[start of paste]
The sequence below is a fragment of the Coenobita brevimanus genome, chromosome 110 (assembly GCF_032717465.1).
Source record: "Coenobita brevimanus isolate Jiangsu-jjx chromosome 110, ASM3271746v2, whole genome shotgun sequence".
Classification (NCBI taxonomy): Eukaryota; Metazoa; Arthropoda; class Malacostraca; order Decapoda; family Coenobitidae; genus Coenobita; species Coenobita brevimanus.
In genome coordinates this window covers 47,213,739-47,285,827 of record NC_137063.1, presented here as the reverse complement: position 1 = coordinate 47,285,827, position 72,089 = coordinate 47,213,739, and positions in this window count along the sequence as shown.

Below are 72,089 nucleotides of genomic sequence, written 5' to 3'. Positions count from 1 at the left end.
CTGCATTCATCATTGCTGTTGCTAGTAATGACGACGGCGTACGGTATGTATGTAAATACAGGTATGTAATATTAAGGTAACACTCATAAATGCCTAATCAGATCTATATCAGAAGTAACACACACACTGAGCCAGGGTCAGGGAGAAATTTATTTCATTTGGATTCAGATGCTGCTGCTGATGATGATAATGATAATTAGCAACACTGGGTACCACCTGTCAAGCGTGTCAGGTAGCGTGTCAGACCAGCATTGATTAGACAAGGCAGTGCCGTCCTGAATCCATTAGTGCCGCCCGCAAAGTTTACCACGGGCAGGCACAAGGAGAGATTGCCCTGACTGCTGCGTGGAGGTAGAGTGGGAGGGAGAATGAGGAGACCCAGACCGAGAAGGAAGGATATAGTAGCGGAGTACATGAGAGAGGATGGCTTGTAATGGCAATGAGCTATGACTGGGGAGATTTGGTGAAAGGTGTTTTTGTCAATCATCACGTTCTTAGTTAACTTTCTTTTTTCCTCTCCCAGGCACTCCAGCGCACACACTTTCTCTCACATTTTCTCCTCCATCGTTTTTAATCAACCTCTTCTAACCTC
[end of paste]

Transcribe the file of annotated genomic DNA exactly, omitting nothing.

The sequence below is a fragment of the Coenobita brevimanus genome, chromosome 110 (assembly GCF_032717465.1).
Source record: "Coenobita brevimanus isolate Jiangsu-jjx chromosome 110, ASM3271746v2, whole genome shotgun sequence".
Classification (NCBI taxonomy): Eukaryota; Metazoa; Arthropoda; class Malacostraca; order Decapoda; family Coenobitidae; genus Coenobita; species Coenobita brevimanus.
In genome coordinates this window covers 47,213,739-47,285,827 of record NC_137063.1, presented here as the reverse complement: position 1 = coordinate 47,285,827, position 72,089 = coordinate 47,213,739, and positions in this window count along the sequence as shown.

Below are 72,089 nucleotides of genomic sequence, written 5' to 3'. Positions count from 1 at the left end.
CTGCATTCATCATTGCTGTTGCTAGTAATGACGACGGCGTACGGTATGTATGTAAATACAGGTATGTAATATTAAGGTAACACTCATAAATGCCTAATCAGATCTATATCAGAAGTAACACACACACTGAGCCAGGGTCAGGGAGAAATTTATTTCATTTGGATTCAGATGCTGCTGCTGATGATGATAATGATAATTAGCAACACTGGGTACCACCTGTCAAGCGTGTCAGGTAGCGTGTCAGACCAGCATTGATTAGACAAGGCAGTGCCGTCCTGAATCCATTAGTGCCGCCCGCAAAGTTTACCACGGGCAGGCACAAGGAGAGATTGCCCTGACTGCTGCGTGGAGGTAGAGTGGGAGGGAGAATGAGGAGACCCAGACCGAGAAGGAAGGATATAGTAGCGGAGTACATGAGAGAGGATGGCTTGTAATGGCAATGAGCTATGACTGGGGAGATTTGGTGAAAGGTGTTTTTGTCAATCATCACGTTCTTAGTTAACTTTCTTTTTTCCTCTCCCAGGCACTCCAGCGCACACACTTTCTCTCACATTTTCTCCTCCATCGTTTTTAATCAACCTCTTCTAACCTC